Wednesday, March 17, 2010

Was Cover-Up Freud's Legacy?

Just a passing thought, prompted by Shane's comment, remembering those Hampstead fondue dinner parties of my youth. We were all Freudians then, chatting endlessly about the "ids" and "egos". The wealthier and more arty spent hundreds of pounds going to their weekly therapy session.We saw everything in sexual terms then, most people and most psychologists then were rabid Freudians, a few were Jungian but most were Freudians. Children were viewed as sexual creatures from birth, sruggling with their complexes, hysterias and fantasies. The culture of the eighties saw children as protagonists in sexual activity, sometimes its provocateur but often just a fantascists. Popular Freudianism, the type embraced by social workers, teachers, journalists and leftist priests said children were not to believed and then if you added the Kinsey Report ...! Discuss.


Independent said...

It seems to me that accusations of child abuse are easy to make, difficult to prove or disprove, and very damaging in any case to the person against whom they are made even if he or she is proved innocent Both Nazis and Communists used alleged sexual irregularities against religious organisations, but the weapon of choice for enemies of religion now appears to be child abuse. This is not to deny that some has taken place , and, shamefully, in the same proportion as among the general population. One explanation for "cover-up" might be that many people believe in "innocent until proved guilty."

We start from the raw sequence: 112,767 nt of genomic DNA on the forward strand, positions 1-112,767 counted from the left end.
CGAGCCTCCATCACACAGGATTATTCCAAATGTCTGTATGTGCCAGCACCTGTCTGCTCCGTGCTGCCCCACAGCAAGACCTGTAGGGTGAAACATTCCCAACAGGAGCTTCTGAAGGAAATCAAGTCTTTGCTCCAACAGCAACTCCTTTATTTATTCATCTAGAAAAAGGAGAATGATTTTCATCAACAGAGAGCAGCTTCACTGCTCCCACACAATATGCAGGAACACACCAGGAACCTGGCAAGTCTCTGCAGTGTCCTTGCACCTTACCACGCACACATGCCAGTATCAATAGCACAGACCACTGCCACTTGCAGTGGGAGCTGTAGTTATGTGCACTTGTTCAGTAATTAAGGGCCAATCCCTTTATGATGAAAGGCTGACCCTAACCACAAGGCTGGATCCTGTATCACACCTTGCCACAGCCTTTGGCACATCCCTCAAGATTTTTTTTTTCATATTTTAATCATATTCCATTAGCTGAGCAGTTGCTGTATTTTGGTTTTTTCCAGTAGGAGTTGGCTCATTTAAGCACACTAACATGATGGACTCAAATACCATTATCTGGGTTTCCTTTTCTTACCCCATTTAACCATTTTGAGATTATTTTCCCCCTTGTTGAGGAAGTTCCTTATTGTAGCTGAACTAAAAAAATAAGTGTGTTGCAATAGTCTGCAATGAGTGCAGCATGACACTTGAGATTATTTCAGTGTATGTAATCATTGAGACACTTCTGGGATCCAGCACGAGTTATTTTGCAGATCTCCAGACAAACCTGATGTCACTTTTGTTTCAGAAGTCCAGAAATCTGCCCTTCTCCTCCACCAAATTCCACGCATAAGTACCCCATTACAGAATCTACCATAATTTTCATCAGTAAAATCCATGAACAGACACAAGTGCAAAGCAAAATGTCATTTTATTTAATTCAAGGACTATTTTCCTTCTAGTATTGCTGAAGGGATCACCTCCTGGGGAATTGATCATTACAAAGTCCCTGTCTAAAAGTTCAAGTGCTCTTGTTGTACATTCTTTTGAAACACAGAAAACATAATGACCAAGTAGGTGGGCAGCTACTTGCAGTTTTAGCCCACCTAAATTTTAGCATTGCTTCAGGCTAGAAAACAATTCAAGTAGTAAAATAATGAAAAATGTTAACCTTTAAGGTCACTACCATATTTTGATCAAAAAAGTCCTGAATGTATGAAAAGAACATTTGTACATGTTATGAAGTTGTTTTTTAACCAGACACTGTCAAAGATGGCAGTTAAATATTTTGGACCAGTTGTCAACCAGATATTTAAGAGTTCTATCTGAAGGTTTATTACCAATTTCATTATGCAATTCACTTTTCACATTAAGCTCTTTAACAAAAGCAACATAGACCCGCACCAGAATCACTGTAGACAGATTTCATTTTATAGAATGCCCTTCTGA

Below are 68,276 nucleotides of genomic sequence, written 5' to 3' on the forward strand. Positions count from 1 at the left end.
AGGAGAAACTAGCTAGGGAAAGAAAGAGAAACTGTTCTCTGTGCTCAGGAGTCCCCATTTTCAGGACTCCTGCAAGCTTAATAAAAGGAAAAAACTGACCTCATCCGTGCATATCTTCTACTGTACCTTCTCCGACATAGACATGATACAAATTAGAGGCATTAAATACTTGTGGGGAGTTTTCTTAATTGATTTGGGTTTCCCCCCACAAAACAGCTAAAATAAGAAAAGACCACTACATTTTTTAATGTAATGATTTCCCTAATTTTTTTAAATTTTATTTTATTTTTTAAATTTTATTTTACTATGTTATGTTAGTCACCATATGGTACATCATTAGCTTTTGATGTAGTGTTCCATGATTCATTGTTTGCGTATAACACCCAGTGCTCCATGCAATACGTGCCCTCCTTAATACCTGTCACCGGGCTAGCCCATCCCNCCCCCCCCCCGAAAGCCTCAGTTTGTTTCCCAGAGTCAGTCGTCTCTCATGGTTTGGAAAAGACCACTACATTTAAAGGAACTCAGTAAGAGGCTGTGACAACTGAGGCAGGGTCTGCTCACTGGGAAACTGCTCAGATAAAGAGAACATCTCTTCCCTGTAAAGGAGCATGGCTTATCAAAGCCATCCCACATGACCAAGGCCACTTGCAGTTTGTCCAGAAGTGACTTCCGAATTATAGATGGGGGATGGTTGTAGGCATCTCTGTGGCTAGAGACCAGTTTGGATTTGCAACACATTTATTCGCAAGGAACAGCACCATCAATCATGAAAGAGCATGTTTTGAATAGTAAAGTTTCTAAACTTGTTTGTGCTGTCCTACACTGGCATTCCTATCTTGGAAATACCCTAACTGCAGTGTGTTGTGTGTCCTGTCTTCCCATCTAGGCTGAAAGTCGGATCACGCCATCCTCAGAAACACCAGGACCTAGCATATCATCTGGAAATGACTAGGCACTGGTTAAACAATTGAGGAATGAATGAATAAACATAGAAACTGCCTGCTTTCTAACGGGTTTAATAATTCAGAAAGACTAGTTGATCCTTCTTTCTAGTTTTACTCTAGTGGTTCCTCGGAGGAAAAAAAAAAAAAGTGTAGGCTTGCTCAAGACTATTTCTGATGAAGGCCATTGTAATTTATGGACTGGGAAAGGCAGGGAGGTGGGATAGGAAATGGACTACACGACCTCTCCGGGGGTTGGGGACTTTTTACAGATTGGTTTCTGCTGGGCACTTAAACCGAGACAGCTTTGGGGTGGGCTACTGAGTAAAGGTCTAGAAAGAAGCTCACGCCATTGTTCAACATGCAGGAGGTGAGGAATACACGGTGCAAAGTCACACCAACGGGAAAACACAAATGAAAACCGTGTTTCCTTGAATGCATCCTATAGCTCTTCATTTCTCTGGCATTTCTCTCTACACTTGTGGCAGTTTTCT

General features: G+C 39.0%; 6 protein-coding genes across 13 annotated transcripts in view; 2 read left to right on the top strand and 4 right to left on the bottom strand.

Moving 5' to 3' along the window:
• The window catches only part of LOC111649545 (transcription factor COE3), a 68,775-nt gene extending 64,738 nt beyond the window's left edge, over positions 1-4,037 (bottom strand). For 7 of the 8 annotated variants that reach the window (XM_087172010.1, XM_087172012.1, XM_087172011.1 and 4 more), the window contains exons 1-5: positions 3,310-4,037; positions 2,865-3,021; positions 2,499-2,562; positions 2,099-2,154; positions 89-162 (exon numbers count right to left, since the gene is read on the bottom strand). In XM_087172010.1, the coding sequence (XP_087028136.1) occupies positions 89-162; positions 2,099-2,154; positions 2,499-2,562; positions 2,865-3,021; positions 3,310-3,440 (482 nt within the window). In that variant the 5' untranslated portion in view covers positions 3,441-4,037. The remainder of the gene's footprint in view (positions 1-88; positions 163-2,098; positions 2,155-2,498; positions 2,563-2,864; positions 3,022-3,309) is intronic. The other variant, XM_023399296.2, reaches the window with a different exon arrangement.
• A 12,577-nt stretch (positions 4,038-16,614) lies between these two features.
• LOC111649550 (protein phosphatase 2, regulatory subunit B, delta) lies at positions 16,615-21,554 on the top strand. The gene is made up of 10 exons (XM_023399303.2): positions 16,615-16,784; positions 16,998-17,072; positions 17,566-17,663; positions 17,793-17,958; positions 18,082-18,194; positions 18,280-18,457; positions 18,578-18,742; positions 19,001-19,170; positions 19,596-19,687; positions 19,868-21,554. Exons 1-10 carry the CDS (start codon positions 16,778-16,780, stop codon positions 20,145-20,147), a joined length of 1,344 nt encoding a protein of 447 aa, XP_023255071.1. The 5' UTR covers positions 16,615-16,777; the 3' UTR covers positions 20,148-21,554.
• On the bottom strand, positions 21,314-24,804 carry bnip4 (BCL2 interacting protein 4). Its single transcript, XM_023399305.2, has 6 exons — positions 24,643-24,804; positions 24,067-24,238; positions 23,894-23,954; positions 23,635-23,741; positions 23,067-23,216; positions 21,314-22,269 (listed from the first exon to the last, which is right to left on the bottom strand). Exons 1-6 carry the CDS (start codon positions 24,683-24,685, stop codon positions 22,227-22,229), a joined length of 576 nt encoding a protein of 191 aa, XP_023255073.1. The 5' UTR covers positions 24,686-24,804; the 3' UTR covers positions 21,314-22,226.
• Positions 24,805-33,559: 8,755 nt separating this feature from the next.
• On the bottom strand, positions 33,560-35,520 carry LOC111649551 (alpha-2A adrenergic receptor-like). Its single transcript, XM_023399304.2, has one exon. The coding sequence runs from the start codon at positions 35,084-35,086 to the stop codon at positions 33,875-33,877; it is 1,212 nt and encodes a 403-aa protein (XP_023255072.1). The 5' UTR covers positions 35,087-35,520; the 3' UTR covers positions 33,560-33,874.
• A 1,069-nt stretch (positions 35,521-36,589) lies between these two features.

Elizabeth said...

I can only imagine that Freud and Kinsey are now reaping the rewards of their work in each others company. There wasn't much of a cover up, many new what they were doing, even encouraged it, and were certainly happy with the results (however doctored). When I did my degree in Psychology in 1976, Freud was hardly even mentioned. He was termed a junk psychologist.
I think the 60s definately bred a me and myself mentality, heavily centred on promiscous sex. We are now seeing the rewards of this.
Girls no longer want to marry and have children. The choice of men/boys (who all just want to be lads) is hardly going to encourage them to forego their careers and free and liberal lifestyle to settle down and bring up children.